A new study titled’ Identification of asymptomatic carriers of SARS-COv2 among healthcare workers at Sultan Qaboos University Hospital’ has found that there is less incidence of asymptomatic carriers among healthcare staff within hospital settings.
According to the study, this could be due to strict adherence to infection control measures such as hand washing, social distancing, using protective gear, and universal masking protocol adopted by the hospital early in the pandemic.
One among the many projects of the COVID-19 Research Programme of the Ministry of Higher Education, Research and Innovation, this one by Dr Amal al Shibli from Sultan Qaboos University Hospital explores carries of the COVID-19 virus in a hospital workspace.
Since the COVID-19 infection ranges from being asymptomatic to multi-organ failure, healthcare workers managing patients with COVID-19 have increased risk of infection through transmission, and asymptomatic healthcare workers can transmit the infection to patients.
Dr Amal and her team conducted a prospective non-randomised controlled study on 583 healthcare workers at Sultan Qaboos University Hospital to identify those with asymptomatic COVID-19 infection. The project also aimed to describe the demographic, clinical and social features associated with asymptomatic status.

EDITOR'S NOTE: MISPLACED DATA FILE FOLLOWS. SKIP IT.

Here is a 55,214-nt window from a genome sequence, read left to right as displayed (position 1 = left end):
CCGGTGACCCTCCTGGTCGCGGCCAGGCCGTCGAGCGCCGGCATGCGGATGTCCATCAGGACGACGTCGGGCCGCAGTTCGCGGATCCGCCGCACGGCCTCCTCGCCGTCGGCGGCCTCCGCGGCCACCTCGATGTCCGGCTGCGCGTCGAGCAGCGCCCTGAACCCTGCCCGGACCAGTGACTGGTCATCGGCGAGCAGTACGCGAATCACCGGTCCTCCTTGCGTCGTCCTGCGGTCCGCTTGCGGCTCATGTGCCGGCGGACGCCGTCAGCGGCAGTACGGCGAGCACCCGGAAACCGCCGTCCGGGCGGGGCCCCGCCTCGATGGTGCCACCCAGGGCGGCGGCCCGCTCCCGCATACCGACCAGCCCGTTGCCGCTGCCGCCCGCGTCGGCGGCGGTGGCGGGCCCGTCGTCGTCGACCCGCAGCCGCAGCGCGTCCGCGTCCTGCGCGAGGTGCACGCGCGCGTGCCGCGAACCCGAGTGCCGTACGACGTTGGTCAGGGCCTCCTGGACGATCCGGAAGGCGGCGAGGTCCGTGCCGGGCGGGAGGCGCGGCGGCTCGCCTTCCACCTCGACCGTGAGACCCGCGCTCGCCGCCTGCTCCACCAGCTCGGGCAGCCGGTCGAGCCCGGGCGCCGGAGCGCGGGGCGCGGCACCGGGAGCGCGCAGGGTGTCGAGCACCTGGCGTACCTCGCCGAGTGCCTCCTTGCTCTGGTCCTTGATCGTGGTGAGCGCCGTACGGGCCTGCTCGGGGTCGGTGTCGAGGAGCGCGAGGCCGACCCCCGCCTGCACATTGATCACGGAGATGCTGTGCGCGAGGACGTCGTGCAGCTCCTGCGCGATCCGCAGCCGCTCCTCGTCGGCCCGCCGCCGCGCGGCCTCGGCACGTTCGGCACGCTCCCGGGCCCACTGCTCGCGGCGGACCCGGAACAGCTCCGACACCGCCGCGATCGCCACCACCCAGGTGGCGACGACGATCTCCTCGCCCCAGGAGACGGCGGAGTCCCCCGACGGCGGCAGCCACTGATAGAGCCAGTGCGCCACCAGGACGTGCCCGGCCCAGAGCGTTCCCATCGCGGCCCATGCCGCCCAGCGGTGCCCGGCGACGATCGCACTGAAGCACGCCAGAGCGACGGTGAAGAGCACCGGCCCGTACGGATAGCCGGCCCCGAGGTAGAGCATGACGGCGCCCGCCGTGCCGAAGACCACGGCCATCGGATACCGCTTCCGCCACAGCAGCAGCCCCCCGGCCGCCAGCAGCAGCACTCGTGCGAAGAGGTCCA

For this project, participants were recruited from multiple areas with different exposure risk to COVID-19. The healthcare workers filled a questionnaire that collected demographic, clinical and social data. They were then screened using combined nasopharyngeal and throat swabs which were tested for SARS-COV2 by real-time polymerase chain reaction (RT-PCR).
According to Dr Amal the study showed that 4.1 per cent of healthcare workers at Sultan Qaboos University Hospital had asymptomatic COVID-19 infection. Only 30 per cent of those workers were involved directly in the care of COVID-19 patients.
The results revealed that only 25 per cent of the study participants later showed very simple symptoms within 14 days from the date of collection of the swab sample.
Dr Amal suggested that segregating physical areas and designated COVID-19 teams who rarely interact with non-COVID-19 teams might be another reason for the study’s low incidence.
She said community infection may play an important role in spreading the virus since the research showed that the prevalence was more among staff who had no direct contact with COVID-19 patients. Therefore, adherence to infection control measures is not sufficient. Continuous monitoring, surveillance and focus on these measures are vital in order to tackle the COVID-19 pandemic.